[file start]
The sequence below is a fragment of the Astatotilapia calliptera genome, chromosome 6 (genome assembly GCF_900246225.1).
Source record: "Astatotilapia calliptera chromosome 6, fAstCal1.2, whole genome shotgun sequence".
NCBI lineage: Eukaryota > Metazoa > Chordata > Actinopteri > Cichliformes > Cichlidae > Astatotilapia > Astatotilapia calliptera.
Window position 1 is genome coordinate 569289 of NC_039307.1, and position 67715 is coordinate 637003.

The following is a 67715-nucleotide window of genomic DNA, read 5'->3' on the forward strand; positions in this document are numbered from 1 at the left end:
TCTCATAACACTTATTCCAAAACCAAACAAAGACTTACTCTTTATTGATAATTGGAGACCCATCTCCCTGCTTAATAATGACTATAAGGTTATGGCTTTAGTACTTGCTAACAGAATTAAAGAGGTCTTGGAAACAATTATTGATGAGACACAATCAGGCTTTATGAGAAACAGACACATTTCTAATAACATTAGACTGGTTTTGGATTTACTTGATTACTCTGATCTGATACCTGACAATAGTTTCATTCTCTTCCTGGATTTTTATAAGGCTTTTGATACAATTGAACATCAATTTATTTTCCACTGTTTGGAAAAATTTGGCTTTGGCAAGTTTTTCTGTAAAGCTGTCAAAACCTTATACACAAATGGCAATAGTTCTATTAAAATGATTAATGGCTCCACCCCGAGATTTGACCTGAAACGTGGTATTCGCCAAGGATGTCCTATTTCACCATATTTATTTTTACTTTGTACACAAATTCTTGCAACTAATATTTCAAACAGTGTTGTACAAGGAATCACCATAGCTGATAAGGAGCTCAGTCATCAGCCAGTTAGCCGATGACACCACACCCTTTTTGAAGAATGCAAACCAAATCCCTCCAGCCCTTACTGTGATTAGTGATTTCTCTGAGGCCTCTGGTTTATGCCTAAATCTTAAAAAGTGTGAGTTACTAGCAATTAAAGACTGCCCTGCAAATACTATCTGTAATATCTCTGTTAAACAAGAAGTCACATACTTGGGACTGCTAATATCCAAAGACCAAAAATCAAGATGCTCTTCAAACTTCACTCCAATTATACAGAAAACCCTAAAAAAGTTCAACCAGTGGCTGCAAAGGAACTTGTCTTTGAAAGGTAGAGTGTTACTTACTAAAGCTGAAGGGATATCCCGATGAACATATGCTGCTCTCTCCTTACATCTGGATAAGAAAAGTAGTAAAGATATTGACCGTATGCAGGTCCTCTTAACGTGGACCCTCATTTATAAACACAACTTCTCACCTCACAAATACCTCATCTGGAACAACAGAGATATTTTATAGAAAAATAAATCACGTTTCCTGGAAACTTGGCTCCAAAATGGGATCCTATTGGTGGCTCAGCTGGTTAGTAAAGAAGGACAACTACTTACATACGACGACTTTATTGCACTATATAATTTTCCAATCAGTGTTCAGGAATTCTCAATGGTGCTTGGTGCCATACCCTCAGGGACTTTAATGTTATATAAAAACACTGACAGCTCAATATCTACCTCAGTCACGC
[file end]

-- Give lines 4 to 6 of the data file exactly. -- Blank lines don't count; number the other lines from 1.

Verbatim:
Window position 1 is genome coordinate 569289 of NC_039307.1, and position 67715 is coordinate 637003.

The following is a 67715-nucleotide window of genomic DNA, read 5'->3' on the forward strand; positions in this document are numbered from 1 at the left end:
TCTCATAACACTTATTCCAAAACCAAACAAAGACTTACTCTTTATTGATAATTGGAGACCCATCTCCCTGCTTAATAATGACTATAAGGTTATGGCTTTAGTACTTGCTAACAGAATTAAAGAGGTCTTGGAAACAATTATTGATGAGACACAATCAGGCTTTATGAGAAACAGACACATTTCTAATAACATTAGACTGGTTTTGGATTTACTTGATTACTCTGATCTGATACCTGACAATAGTTTCATTCTCTTCCTGGATTTTTATAAGGCTTTTGATACAATTGAACATCAATTTATTTTCCACTGTTTGGAAAAATTTGGCTTTGGCAAGTTTTTCTGTAAAGCTGTCAAAACCTTATACACAAATGGCAATAGTTCTATTAAAATGATTAATGGCTCCACCCCGAGATTTGACCTGAAACGTGGTATTCGCCAAGGATGTCCTATTTCACCATATTTATTTTTACTTTGTACACAAATTCTTGCAACTAATATTTCAAACAGTGTTGTACAAGGAATCACCATAGCTGATAAGGAGCTCAGTCATCAGCCAGTTAGCCGATGACACCACACCCTTTTTGAAGAATGCAAACCAAATCCCTCCAGCCCTTACTGTGATTAGTGATTTCTCTGAGGCCTCTGGTTTATGCCTAAATCTTAAAAAGTGTGAGTTACTAGCAATTAAAGACTGCCCTGCAAATACTATCTGTAATATCTCTGTTAAACAAGAAGTCACATACTTGGGACTGCTAATATCCAAAGACCAAAAATCAAGATGCTCTTCAAACTTCACTCCAATTATACAGAAAACCCTAAAAAAGTTCAACCAGTGGCTGCAAAGGAACTTGTCTTTGAAAGGTAGAGTGTTACTTACTAAAGCTGAAGGGATATCCCGATGAACATATGCTGCTCTCTCCTTACATCTGGATAAGAAAAGTAGTAAAGATATTGACCGTATGCAGGTCCTCTTAACGTGGACCCTCATTTATAAACACAACTTCTCACCTCACAAATACCTCATCTGGAACAACAGAGATATTTTATAGAAAAATAAATCACGTTTCCTGGAAACTTGGCTCCAAAATGGGATCCTATTGGTGGCTCAGCTGGTTAGTAAAGAAGGACAACTACTTACATACGACGACTTTATTGCACTATATAATTTTCCAATCAGTGTTCAGGAATTCTCAATGGTGCTTGGTGCCATACCCTCAGGGACTTTAATGTTATATAAAAACACTGACAGCTCAATATCTACCTCAGTCACGC